I tried valiantly to keep up - but not just in the interest of science. My boss, seated next to me, kept nodding off & sliding down his chair. Turns out there were two hangovers in the house and every so often, I would revenge-poke him awake with my pen. We strove on. The talk was all over the place but to my credit I managed to figure out its central theme of how mankind had smartypanted itself into hastening its own extinction and that if we were going down, we'd be taking everything else down with us.

As the clock ticked and the talk approached the 2 hr mark, I suddenly snapped awake and realised the purpose of this entire ordeal. This sequence of seemingly disconnected & pointlessly tortuous events was in fact leading up to a single moment of enlightenment. At first I thought it was God trying to show me to be stronger-willed, to push past the pain and emerge on the other side, having smashed through personal limits of endurance.

Turns out God just wanted me to know that when a Japanese person enunciates English words, chances are the Earth suddenly becomes the Arse.

It's On Amazon, Yo

Friday, July 20, 2012

Happy Birthday

There was a young man Cumberbatch
Who struck gold with a role perfectly match-
-ed. To his looks that could kill,
With mad Shakesperean skill,
Now even my Amma agrees he's a catch.

On Cynicism

I'm fascinated by cynicism. My own as much as that of others.
When I think about it I realise I'm most cynical about things that I've been upset about or suffered in a very real way (yes, you rapey people, I'm looking at you) but not actively participated in changing.

Then there are other projects of change I've actively participated in. For years and years I've pegged away at them, moving an inch when I 'should' have moved miles. I've been frutrated, exhausted and very dejected along the way. But now that I think about it - they've never made me cynical. I've never thought it was pointless just because I wasn't getting expected results.

Which makes me then think that being cynical has got to be the most boring thing on the planet.

Thursday, July 19, 2012

What Is A Guwahati? What Is A Goa?

Guest Post By Maya Ganesh

Today I walked down a lonely and very beautiful village road somewhere in Goa. On my left a quiet cove went shhhhhh, and on the other, the jungle rose like an iridescent fungus on the back of a red earth monster. I felt like I was in a magical forest of the kind you find in children's storybooks – anything is possible here and everything will enchant you. Houses lay hidden behind dense foliage lining the rain-slicked path through the magic forest. Stray dogs defended their territory like cowards do: all sound and fury. Old ladies in wrinkles and faded flower prints clutched their rosaries and smiled.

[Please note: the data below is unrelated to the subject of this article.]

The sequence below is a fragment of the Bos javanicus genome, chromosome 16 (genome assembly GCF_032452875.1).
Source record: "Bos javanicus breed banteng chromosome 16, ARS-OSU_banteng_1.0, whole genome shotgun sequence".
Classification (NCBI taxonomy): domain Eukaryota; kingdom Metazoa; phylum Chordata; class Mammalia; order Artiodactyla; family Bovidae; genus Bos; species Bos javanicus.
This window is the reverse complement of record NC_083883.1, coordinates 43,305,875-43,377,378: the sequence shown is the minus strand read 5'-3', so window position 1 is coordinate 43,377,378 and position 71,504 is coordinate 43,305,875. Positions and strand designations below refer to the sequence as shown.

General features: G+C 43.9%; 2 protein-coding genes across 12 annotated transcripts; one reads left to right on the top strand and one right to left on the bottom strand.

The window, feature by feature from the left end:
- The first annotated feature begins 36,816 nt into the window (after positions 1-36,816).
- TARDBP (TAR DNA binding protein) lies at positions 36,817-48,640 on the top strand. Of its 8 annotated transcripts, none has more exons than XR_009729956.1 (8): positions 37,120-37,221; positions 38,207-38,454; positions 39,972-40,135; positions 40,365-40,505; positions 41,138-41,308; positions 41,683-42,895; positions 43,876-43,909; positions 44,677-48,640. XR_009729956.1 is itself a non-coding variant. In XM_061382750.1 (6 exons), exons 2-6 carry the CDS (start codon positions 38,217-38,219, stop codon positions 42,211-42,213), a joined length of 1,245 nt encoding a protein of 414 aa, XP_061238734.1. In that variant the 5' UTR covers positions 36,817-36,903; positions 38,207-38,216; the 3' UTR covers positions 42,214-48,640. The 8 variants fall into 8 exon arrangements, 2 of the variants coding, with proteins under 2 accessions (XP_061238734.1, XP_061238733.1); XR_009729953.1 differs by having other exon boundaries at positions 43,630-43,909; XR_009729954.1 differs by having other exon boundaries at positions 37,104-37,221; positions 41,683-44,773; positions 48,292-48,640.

I'm muttering something to myself. Thoughts arise and vaporise. I think about how what we pray for changes. I'm praying to the jungle to bless me with fecundity of spirit. I ask to mirror the ritual of the sea in my return to writing every day. I pray for an awareness of beauty, which endures like the thin, grating whine of a window creaking in the night.

I think about friends who have moved here and what it means to live here, as opposed to just dropping in for a holiday. What is Goa, really? Where is it, what is the here that a tourist will never see?

My dusktime reverie is interrupted by the ache of an engine in the distance, one that becomes acute very quickly. They zip by leaving plastic fluttering and dust rising. Roughly three minutes later they speed by again and then come to an abrupt stop, swerving in the gravel in front of a shuttered 'Rock Roof Bar & ChillZzone'. I hear them but cannot see them for there is a bend in the road. I'm calm but aware that I'm going through a drill in my head.

Be alert.
Assess distance and speed of bike.
Assess pace, by comparison.
Try to remember where the houses and shops are along this windy, quiet road.
Locate phone in bag. Feel reassured that phone is in outer flap and not buried in voluminous but trendy Ladies Holiday tote.